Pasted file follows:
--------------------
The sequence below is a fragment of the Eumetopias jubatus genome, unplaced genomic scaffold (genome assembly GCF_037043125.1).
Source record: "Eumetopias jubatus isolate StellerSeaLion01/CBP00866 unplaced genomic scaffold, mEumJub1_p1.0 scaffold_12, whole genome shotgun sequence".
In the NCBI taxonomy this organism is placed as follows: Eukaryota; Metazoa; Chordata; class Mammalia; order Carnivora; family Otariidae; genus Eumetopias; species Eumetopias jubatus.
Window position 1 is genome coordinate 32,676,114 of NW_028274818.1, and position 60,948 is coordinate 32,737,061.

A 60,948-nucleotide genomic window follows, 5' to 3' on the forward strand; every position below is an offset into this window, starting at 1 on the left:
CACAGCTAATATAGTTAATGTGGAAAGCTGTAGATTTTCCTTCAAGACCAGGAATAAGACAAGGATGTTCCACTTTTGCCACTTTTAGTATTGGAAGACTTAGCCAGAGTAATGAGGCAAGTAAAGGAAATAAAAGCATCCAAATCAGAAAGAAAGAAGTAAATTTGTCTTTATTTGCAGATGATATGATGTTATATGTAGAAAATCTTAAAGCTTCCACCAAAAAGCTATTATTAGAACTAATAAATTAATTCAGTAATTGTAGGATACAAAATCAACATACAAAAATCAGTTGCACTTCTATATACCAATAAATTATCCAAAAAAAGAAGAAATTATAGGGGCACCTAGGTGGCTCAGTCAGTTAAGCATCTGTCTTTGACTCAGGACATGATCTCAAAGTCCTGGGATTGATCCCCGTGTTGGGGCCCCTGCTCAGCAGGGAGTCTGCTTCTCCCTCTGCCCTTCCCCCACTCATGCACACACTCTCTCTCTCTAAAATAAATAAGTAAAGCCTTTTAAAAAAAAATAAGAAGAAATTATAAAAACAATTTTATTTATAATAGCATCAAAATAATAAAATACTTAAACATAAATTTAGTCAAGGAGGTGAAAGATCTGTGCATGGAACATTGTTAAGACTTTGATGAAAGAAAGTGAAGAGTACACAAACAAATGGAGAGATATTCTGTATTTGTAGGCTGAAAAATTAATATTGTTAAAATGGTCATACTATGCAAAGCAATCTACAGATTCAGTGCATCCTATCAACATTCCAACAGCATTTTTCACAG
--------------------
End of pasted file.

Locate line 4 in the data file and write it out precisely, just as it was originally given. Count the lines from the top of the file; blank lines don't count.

Window position 1 is genome coordinate 32,676,114 of NW_028274818.1, and position 60,948 is coordinate 32,737,061.